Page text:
Three Papers on the Moral Perceptions of Scientific Misconduct

Thumbnail Image



Journal Title

Journal ISSN

Volume Title

Repository Usage Stats



This dissertation investigates the moral perceptions of scientific misconduct on three different dimensions. Chapter 1 investigates how the signal of a retraction as a moral breach affects co-authors and those tangentially related to those at fault. Characterizing retractions as scandalous events, I examine the extent of stigma spillover in the network. Chapter 1 uses large-scale data collected from, an open- source database that aims to unify Microsoft Academic Graph, Crossref, Web of Science, and PubMed. Using future retractions as a proxy for stigma, I find that those directly related to a retraction are more likely to experience retractions in the future. I find no support for stigma spillover to coworkers in the network that are not directly associated with a retraction.Chapters 2 and 3 use original survey data to explore differences in perceptions of scientific misconduct along multiple dimensions. Chapter 2 presents a novel vignette survey experiment that measures moral reactions to different kinds of academic misconduct. The findings show a clear ranking in perceptions of morality, with data fabrication being the worst, plagiarism being slightly less bad, mistakes being highly forgivable, and honest and accurate research seen as highly moral. Chapter 3 uses a similar survey design as Chapter 2 to measure whether moral perceptions of plagiarism are based in cultural expectations about the profession engaging in plagiarism or are reactions to a transgression of the authenticity of the product. By asking participants a) how frequently they believe different professions to engage in plagiarism and b) how immoral they think the behavior is, we find that impressions of frequency are due to beliefs of cultural meanings of an occupation, and that immorality is better explained by violations of creativity and authenticity.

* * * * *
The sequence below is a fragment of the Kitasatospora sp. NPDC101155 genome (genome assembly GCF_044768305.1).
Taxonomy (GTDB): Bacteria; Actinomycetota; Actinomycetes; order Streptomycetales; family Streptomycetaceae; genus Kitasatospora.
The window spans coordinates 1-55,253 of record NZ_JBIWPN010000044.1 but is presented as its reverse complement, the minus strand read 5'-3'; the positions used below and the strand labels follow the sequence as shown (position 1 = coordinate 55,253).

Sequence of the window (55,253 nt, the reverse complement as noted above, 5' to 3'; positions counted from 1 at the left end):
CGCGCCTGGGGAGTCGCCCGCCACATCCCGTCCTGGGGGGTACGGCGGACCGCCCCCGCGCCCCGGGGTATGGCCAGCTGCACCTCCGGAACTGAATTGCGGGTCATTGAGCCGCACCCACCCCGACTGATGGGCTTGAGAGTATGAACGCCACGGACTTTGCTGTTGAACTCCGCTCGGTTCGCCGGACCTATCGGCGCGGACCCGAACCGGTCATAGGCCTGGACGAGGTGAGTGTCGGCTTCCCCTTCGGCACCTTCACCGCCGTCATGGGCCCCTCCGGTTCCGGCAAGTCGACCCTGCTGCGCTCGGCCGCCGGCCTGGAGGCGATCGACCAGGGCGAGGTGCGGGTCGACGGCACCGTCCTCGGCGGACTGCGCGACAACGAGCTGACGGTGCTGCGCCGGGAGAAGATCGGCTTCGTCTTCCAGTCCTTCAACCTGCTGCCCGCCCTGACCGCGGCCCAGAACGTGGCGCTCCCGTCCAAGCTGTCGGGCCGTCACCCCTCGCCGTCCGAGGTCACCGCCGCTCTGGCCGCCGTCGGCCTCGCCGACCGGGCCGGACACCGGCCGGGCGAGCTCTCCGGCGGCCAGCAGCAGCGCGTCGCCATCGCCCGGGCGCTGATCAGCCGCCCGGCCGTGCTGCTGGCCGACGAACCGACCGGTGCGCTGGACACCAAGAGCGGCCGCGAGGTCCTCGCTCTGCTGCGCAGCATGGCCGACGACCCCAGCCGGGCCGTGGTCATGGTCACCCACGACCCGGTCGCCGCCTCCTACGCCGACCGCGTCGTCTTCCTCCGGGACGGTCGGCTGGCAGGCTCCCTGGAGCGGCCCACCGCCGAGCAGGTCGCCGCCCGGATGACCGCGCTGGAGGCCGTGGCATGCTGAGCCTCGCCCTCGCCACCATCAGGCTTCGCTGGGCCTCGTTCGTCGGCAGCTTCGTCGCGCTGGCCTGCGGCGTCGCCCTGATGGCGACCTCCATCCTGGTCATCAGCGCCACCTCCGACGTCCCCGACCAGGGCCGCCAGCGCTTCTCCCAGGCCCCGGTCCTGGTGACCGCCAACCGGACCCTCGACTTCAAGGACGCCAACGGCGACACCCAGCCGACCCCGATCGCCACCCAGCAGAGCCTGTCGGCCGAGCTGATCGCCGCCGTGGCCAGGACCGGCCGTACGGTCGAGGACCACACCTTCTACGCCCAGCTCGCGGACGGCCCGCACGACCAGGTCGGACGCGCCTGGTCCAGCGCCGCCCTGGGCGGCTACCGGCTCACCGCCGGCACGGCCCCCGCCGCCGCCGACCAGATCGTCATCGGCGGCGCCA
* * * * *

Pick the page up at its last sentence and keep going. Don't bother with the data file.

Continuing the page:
Montagne, Danielle Elyse (2023). Three Papers on the Moral Perceptions of Scientific Misconduct. Dissertation, Duke University. Retrieved from


Dukes student scholarship is made available to the public using a Creative Commons Attribution / Non-commercial / No derivative (CC-BY-NC-ND) license.